The Australian Nuclear Science and Technology Organization (ANSTO) announced recently that it has produced a new radioisotope that can be used as both a diagnostic imaging agent and therapeutic drug.
ANSTO’s biosciences radioisotope development team created the beta-emitting radioisotope called scandium-47 in its Open Pool Australian Lightwater reactor. It’s similar to lutetium-177, which is already being tested in clinical trials, but has the potential to improve various molecular imaging approaches.
“The decay emissions of scandium-47 are amenable to both targeted cancer therapy and higher quality SPECT imaging than can be achieved using lutetium-177,” Paul Pellegrini, MD, said in a statement from ANSTO. “In addition the PET imaging radioisotopes scandium-43 and scandium-44 can be produced using a cyclotron.”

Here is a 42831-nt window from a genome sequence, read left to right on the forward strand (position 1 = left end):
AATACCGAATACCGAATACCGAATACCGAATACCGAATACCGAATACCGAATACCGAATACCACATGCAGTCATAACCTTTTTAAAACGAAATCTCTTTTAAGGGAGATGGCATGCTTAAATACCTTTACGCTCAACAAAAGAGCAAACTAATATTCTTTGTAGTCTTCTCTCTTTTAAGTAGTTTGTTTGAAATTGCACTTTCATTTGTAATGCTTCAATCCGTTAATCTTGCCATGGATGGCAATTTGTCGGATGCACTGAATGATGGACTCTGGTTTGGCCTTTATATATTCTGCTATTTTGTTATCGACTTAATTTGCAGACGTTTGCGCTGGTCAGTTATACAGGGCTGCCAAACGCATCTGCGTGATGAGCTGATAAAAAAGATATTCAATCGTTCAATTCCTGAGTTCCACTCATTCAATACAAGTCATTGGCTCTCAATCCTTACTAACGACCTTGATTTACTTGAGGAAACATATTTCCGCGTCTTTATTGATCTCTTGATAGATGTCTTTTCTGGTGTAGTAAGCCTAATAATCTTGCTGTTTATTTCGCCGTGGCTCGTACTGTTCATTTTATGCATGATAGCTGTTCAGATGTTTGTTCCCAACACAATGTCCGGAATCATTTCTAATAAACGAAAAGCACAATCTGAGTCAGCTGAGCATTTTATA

Traditionally, the radioisotopes gallium-68 and lutetium-177 are used in diagnostic and therapeutic approaches, respectively—a two-pronged technique known as theranostics. These are both chemically similar to scandium-47, but Pellegrini noted that they are not guaranteed to behave the same, once inside the body. That’s where the newly produced scandium-47 comes in.
“Using scandium-based radiopharmaceuticals for both diagnosis and therapy achieves this goal; whether you are talking about scandium-44 for PET imaging or scandium-47 for therapy, the agents are chemically identical,” said Leena Hogan, a radiochemist at ANSTO. “This permits clinicians to better estimate a patient’s dose and allows them to safely maximize the administration of the radiotherapeutic agent.”
The researchers are now moving on to scale production of the new radioisotope and establish methods for other theranostic agents.